What is Ransomware?
Ransomware is not new and the first cases of CryptoLocker started back in 2013 and most attacks tends to come for outwith the UK. Ransomware has now become so fruitful that many cyber criminals are now running it as a business! To the extent of selling lists of infected and vulnerable PC’s and Servers to other cyber criminals. These people are so organised, some have their own research and development labs.
It has been said that 2016 is the year of Ransomware – and it is only going to get worse!
There are many different types of Ransomware but the most popular are: CryptoLocker, TorrentLocker, CryptoWall, CBT Locker, TeslaCrypt and Locky
How are you getting infected?
Ransomware uses unbreakable encryption such as AES, RSA and Curve ECC. It attacks high value files and it creates a network connection from your network back to the command and control (C & C) server at the attacker HQ, using software, for example, Tor (which is free software that enables anonymous communications). Ransomware works by encrypting your data with a public key, you then get a ransom demand and the only way to release your data is for the attacker to provide you with the private key. This of course, will cost you, and this is where the hackers are clever, they demand a payment of around £300.00 to be paid in Bitcoins, which are near untraceable. The fee is not enough to cause financial damage but enough to make to make it viable to them. Once paid, the hacker will release a private key to decrypt the file. Some hackers are infecting multiple files and offering you one free key to show you that your payment will release the infected files.
What are the delivery methods?
There are two main delivery methods:
- Spam Email Campaigns, using CBT Locker and TorrentLocker. This requires user interaction and can affect patched systems.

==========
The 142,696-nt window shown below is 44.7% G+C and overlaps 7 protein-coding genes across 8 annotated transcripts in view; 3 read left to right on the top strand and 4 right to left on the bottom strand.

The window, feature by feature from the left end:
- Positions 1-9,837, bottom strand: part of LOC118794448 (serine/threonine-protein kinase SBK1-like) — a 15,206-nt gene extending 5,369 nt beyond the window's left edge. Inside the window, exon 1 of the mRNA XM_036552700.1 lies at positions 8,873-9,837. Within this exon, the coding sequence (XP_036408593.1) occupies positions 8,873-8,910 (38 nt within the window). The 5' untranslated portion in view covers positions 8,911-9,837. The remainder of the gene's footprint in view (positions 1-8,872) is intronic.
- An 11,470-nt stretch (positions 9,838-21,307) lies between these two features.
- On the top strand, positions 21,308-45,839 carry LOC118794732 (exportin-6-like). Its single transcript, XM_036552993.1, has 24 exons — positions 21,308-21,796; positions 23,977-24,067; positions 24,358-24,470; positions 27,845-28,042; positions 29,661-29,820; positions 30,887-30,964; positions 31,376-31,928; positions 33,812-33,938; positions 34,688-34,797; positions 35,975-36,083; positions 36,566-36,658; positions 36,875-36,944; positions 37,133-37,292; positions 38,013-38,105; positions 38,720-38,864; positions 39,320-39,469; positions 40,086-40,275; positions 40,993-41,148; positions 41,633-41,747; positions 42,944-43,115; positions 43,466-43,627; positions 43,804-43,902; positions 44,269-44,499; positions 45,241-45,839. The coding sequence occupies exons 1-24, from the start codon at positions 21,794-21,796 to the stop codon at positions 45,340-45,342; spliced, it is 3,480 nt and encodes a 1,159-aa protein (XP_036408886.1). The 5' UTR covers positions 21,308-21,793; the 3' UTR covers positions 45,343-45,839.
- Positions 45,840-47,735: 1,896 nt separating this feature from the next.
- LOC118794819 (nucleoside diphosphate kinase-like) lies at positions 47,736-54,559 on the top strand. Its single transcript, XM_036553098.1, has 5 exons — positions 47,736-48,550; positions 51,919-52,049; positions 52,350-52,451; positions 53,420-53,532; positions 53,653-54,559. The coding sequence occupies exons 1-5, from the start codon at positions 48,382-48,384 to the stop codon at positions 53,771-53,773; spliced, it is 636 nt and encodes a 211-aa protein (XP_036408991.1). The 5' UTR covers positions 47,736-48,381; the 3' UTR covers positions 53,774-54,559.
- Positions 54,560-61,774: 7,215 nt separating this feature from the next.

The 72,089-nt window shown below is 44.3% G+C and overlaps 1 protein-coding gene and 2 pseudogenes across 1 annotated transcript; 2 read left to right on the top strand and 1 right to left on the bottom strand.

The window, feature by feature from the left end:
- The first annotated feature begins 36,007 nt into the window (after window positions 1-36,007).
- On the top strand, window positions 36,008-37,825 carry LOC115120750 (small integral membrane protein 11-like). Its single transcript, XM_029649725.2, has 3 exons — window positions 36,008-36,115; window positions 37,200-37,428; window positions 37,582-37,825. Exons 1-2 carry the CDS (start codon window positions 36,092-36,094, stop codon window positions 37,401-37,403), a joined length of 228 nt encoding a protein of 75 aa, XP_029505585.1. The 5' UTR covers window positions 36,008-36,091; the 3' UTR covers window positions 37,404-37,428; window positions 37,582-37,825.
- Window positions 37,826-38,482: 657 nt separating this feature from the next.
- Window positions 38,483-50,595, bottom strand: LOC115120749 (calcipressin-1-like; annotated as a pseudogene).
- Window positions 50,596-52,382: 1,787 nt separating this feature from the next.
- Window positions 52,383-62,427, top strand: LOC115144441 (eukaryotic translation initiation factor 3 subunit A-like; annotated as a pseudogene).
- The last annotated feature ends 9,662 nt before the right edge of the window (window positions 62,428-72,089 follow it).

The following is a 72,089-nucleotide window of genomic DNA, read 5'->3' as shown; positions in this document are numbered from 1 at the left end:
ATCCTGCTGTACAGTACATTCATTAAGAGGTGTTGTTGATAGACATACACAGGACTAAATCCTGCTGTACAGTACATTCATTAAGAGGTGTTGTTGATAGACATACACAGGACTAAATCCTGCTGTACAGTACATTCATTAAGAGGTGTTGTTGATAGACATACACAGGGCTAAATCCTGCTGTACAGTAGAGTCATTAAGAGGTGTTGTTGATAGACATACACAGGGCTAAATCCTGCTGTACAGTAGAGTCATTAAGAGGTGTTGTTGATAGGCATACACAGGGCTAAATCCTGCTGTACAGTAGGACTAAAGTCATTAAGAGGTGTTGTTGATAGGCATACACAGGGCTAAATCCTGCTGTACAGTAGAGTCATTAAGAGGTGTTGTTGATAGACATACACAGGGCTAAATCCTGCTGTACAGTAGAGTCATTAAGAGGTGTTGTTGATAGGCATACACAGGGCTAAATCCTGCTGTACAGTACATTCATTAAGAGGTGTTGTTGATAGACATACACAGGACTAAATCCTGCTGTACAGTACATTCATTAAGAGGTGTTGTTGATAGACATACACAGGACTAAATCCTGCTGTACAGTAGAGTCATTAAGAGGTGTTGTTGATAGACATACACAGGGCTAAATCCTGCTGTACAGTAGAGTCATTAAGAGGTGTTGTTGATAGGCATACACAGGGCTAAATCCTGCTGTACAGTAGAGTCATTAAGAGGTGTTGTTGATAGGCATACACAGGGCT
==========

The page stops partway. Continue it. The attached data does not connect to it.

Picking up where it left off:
- Exploit Kits, these are embedded into legitimate Websites that you may visit. Using CryptoWall and TelsaCrypt they do not require any user intervention and attack mostly vulnerable installed software that has not been patched.
These attacks are becoming more sophisticated and some are even voice enabled and your PC will talk to you. They are well written in perfect English and look real and authentic.
How do you ensure you never have to pay?
- You need to protect your IT systems
- Keep your software up to date. Ensure all of your systems have the latest patches.
- Use virus protection/threat management systems
- Educate users on security protocols, avoid clicking untrusted emails and attachments and look at any unknown file extensions
On the IT side of thing you can take extra precautions:
- Install a good Firewall that has Unified Threat Management.
- Ensure your firewall is blocking Tor and I2P
- Restrict network ports to block ransomware that need to call home to encrypt keys on their C & C Server.
- Disable active-x content in Microsoft Office
- You also need to block binaries from running from popular ransomware installed paths (e.g. %temp% or %appdata%)
You have now taken all reasonable precautions but you are still vulnerable if one gets through. What else can you do?